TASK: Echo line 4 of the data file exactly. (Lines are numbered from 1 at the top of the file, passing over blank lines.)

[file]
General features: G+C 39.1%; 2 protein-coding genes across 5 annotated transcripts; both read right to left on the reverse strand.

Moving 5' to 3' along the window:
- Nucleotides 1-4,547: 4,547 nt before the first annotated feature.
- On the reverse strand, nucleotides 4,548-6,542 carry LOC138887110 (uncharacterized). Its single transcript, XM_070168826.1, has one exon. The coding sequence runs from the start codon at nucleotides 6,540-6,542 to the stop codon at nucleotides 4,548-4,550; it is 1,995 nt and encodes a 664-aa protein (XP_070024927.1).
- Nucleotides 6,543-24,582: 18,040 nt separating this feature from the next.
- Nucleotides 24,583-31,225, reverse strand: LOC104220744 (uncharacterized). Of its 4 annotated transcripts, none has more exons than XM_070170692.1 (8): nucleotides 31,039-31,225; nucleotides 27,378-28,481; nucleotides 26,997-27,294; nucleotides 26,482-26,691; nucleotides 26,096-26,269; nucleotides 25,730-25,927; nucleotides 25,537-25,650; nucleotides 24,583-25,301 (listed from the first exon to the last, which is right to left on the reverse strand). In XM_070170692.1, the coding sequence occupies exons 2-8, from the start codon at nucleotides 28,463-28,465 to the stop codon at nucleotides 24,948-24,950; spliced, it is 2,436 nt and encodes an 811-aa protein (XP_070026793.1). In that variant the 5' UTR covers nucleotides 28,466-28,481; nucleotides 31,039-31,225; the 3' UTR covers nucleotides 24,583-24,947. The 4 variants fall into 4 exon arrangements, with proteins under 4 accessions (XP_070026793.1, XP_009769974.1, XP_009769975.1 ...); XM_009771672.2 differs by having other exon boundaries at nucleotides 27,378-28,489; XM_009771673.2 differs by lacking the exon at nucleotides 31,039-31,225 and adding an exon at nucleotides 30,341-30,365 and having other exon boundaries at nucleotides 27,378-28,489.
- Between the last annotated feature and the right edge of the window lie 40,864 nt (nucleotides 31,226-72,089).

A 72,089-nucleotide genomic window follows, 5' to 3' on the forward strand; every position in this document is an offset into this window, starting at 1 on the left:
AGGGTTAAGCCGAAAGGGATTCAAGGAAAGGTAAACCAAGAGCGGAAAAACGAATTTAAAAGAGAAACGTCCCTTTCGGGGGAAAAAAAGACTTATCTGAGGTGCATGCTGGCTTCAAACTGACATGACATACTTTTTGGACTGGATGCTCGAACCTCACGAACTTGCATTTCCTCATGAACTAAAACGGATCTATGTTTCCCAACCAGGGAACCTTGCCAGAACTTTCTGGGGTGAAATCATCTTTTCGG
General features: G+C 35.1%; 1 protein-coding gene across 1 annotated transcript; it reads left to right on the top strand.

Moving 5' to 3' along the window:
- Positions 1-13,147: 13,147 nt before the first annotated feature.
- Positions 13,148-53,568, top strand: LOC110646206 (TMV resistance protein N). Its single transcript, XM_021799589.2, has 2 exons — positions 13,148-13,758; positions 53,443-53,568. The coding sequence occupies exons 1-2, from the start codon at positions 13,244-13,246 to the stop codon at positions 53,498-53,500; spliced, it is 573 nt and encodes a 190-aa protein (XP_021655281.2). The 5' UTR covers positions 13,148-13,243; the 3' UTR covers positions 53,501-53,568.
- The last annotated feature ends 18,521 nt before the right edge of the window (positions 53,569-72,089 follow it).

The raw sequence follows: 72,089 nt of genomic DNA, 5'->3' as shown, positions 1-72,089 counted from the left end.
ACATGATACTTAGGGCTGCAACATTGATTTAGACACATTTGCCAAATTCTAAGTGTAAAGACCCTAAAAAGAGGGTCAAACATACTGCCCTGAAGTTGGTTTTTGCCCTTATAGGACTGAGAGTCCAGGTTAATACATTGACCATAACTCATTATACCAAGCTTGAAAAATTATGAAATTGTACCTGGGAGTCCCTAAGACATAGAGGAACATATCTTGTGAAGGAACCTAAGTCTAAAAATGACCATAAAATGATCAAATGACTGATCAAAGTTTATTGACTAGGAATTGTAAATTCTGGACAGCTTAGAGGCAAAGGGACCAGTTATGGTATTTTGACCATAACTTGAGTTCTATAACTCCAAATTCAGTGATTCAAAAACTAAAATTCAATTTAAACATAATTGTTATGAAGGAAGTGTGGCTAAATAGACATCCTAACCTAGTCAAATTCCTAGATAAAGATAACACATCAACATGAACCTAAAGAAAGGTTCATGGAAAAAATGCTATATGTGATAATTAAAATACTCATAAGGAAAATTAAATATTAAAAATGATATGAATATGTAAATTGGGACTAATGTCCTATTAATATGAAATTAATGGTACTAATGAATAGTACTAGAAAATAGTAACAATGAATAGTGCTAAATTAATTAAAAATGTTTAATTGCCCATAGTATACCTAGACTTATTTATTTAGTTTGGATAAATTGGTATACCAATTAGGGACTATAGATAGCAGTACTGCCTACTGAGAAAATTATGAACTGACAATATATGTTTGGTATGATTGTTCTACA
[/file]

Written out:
- On the reverse strand, nucleotides 4,548-6,542 carry LOC138887110 (uncharacterized). Its single transcript, XM_070168826.1, has one exon. The coding sequence runs from the start codon at nucleotides 6,540-6,542 to the stop codon at nucleotides 4,548-4,550; it is 1,995 nt and encodes a 664-aa protein (XP_070024927.1).